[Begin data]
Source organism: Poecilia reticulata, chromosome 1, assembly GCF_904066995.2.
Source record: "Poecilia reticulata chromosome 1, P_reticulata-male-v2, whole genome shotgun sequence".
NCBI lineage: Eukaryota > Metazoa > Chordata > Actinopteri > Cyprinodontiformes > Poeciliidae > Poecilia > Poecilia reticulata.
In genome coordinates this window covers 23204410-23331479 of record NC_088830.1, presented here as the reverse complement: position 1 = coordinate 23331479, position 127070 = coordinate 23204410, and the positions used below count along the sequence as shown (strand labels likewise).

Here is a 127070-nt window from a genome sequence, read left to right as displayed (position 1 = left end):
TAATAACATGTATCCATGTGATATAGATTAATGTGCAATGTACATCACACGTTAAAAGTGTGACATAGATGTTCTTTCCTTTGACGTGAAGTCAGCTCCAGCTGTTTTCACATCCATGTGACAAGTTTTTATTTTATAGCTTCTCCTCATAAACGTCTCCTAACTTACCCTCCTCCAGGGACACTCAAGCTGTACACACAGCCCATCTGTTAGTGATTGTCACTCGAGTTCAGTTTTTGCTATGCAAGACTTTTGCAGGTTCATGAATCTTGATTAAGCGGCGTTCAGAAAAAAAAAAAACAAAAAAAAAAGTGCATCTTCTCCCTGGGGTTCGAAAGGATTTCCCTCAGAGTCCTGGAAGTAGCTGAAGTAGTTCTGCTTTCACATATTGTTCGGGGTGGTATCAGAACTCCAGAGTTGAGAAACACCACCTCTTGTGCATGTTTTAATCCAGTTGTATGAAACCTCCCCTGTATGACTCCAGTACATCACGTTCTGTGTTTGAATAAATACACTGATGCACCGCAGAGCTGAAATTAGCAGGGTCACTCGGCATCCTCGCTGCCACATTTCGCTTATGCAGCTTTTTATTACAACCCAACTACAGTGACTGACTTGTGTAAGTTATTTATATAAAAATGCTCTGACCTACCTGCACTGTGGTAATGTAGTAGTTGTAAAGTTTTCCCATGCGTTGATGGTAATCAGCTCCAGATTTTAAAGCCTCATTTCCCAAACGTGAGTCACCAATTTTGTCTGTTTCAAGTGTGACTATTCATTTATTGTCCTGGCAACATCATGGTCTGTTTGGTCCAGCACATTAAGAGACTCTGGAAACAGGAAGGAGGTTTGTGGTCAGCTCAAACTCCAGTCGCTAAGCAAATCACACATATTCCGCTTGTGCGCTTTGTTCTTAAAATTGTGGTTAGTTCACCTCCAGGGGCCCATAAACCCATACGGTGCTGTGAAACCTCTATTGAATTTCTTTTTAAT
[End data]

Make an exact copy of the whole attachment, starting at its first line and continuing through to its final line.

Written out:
Source organism: Poecilia reticulata, chromosome 1, assembly GCF_904066995.2.
Source record: "Poecilia reticulata chromosome 1, P_reticulata-male-v2, whole genome shotgun sequence".
NCBI lineage: Eukaryota > Metazoa > Chordata > Actinopteri > Cyprinodontiformes > Poeciliidae > Poecilia > Poecilia reticulata.
In genome coordinates this window covers 23204410-23331479 of record NC_088830.1, presented here as the reverse complement: position 1 = coordinate 23331479, position 127070 = coordinate 23204410, and the positions used below count along the sequence as shown (strand labels likewise).

Here is a 127070-nt window from a genome sequence, read left to right as displayed (position 1 = left end):
TAATAACATGTATCCATGTGATATAGATTAATGTGCAATGTACATCACACGTTAAAAGTGTGACATAGATGTTCTTTCCTTTGACGTGAAGTCAGCTCCAGCTGTTTTCACATCCATGTGACAAGTTTTTATTTTATAGCTTCTCCTCATAAACGTCTCCTAACTTACCCTCCTCCAGGGACACTCAAGCTGTACACACAGCCCATCTGTTAGTGATTGTCACTCGAGTTCAGTTTTTGCTATGCAAGACTTTTGCAGGTTCATGAATCTTGATTAAGCGGCGTTCAGAAAAAAAAAAAACAAAAAAAAAAGTGCATCTTCTCCCTGGGGTTCGAAAGGATTTCCCTCAGAGTCCTGGAAGTAGCTGAAGTAGTTCTGCTTTCACATATTGTTCGGGGTGGTATCAGAACTCCAGAGTTGAGAAACACCACCTCTTGTGCATGTTTTAATCCAGTTGTATGAAACCTCCCCTGTATGACTCCAGTACATCACGTTCTGTGTTTGAATAAATACACTGATGCACCGCAGAGCTGAAATTAGCAGGGTCACTCGGCATCCTCGCTGCCACATTTCGCTTATGCAGCTTTTTATTACAACCCAACTACAGTGACTGACTTGTGTAAGTTATTTATATAAAAATGCTCTGACCTACCTGCACTGTGGTAATGTAGTAGTTGTAAAGTTTTCCCATGCGTTGATGGTAATCAGCTCCAGATTTTAAAGCCTCATTTCCCAAACGTGAGTCACCAATTTTGTCTGTTTCAAGTGTGACTATTCATTTATTGTCCTGGCAACATCATGGTCTGTTTGGTCCAGCACATTAAGAGACTCTGGAAACAGGAAGGAGGTTTGTGGTCAGCTCAAACTCCAGTCGCTAAGCAAATCACACATATTCCGCTTGTGCGCTTTGTTCTTAAAATTGTGGTTAGTTCACCTCCAGGGGCCCATAAACCCATACGGTGCTGTGAAACCTCTATTGAATTTCTTTTTAAT